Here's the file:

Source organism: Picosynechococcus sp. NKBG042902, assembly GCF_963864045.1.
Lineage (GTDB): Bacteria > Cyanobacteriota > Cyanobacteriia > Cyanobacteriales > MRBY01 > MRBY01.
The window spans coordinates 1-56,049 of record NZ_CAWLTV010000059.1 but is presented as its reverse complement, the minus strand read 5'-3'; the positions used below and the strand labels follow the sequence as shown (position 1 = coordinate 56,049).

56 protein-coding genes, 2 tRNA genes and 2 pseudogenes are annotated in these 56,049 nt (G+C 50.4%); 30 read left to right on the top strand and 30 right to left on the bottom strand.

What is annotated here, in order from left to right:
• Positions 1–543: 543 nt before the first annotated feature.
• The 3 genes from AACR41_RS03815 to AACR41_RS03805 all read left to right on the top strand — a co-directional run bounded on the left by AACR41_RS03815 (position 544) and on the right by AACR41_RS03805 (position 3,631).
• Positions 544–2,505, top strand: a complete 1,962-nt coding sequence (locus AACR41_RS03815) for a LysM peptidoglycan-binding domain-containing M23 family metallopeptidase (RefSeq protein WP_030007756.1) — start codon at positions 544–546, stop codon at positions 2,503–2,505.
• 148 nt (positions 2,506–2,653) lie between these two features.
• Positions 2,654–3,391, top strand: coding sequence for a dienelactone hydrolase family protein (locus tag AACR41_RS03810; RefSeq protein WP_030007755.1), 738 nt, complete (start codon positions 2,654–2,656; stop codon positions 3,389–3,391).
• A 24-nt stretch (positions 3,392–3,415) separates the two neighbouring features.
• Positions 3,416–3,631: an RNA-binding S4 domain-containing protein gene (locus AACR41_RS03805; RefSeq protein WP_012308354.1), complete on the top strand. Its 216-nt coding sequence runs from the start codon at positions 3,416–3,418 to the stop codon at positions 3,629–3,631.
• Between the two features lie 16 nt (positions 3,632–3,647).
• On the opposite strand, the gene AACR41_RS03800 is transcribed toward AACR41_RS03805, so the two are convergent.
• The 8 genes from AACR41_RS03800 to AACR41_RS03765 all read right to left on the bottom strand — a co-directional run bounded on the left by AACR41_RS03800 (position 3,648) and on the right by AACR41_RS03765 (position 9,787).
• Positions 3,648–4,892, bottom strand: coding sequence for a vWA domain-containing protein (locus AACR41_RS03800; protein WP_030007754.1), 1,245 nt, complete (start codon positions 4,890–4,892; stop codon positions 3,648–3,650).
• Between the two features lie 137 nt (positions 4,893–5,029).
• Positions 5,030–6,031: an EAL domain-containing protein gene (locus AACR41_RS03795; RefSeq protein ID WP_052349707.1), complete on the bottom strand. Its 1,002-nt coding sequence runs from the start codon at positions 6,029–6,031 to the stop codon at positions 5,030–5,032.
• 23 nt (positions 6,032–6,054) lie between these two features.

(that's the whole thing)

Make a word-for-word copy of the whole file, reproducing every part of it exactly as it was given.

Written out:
Source organism: Picosynechococcus sp. NKBG042902, assembly GCF_963864045.1.
Lineage (GTDB): Bacteria > Cyanobacteriota > Cyanobacteriia > Cyanobacteriales > MRBY01 > MRBY01.
The window spans coordinates 1-56,049 of record NZ_CAWLTV010000059.1 but is presented as its reverse complement, the minus strand read 5'-3'; the positions used below and the strand labels follow the sequence as shown (position 1 = coordinate 56,049).

56 protein-coding genes, 2 tRNA genes and 2 pseudogenes are annotated in these 56,049 nt (G+C 50.4%); 30 read left to right on the top strand and 30 right to left on the bottom strand.

What is annotated here, in order from left to right:
• Positions 1–543: 543 nt before the first annotated feature.
• The 3 genes from AACR41_RS03815 to AACR41_RS03805 all read left to right on the top strand — a co-directional run bounded on the left by AACR41_RS03815 (position 544) and on the right by AACR41_RS03805 (position 3,631).
• Positions 544–2,505, top strand: a complete 1,962-nt coding sequence (locus AACR41_RS03815) for a LysM peptidoglycan-binding domain-containing M23 family metallopeptidase (RefSeq protein WP_030007756.1) — start codon at positions 544–546, stop codon at positions 2,503–2,505.
• 148 nt (positions 2,506–2,653) lie between these two features.
• Positions 2,654–3,391, top strand: coding sequence for a dienelactone hydrolase family protein (locus tag AACR41_RS03810; RefSeq protein WP_030007755.1), 738 nt, complete (start codon positions 2,654–2,656; stop codon positions 3,389–3,391).
• A 24-nt stretch (positions 3,392–3,415) separates the two neighbouring features.
• Positions 3,416–3,631: an RNA-binding S4 domain-containing protein gene (locus AACR41_RS03805; RefSeq protein WP_012308354.1), complete on the top strand. Its 216-nt coding sequence runs from the start codon at positions 3,416–3,418 to the stop codon at positions 3,629–3,631.
• Between the two features lie 16 nt (positions 3,632–3,647).
• On the opposite strand, the gene AACR41_RS03800 is transcribed toward AACR41_RS03805, so the two are convergent.
• The 8 genes from AACR41_RS03800 to AACR41_RS03765 all read right to left on the bottom strand — a co-directional run bounded on the left by AACR41_RS03800 (position 3,648) and on the right by AACR41_RS03765 (position 9,787).
• Positions 3,648–4,892, bottom strand: coding sequence for a vWA domain-containing protein (locus AACR41_RS03800; protein WP_030007754.1), 1,245 nt, complete (start codon positions 4,890–4,892; stop codon positions 3,648–3,650).
• Between the two features lie 137 nt (positions 4,893–5,029).
• Positions 5,030–6,031: an EAL domain-containing protein gene (locus AACR41_RS03795; RefSeq protein ID WP_052349707.1), complete on the bottom strand. Its 1,002-nt coding sequence runs from the start codon at positions 6,029–6,031 to the stop codon at positions 5,030–5,032.
• 23 nt (positions 6,032–6,054) lie between these two features.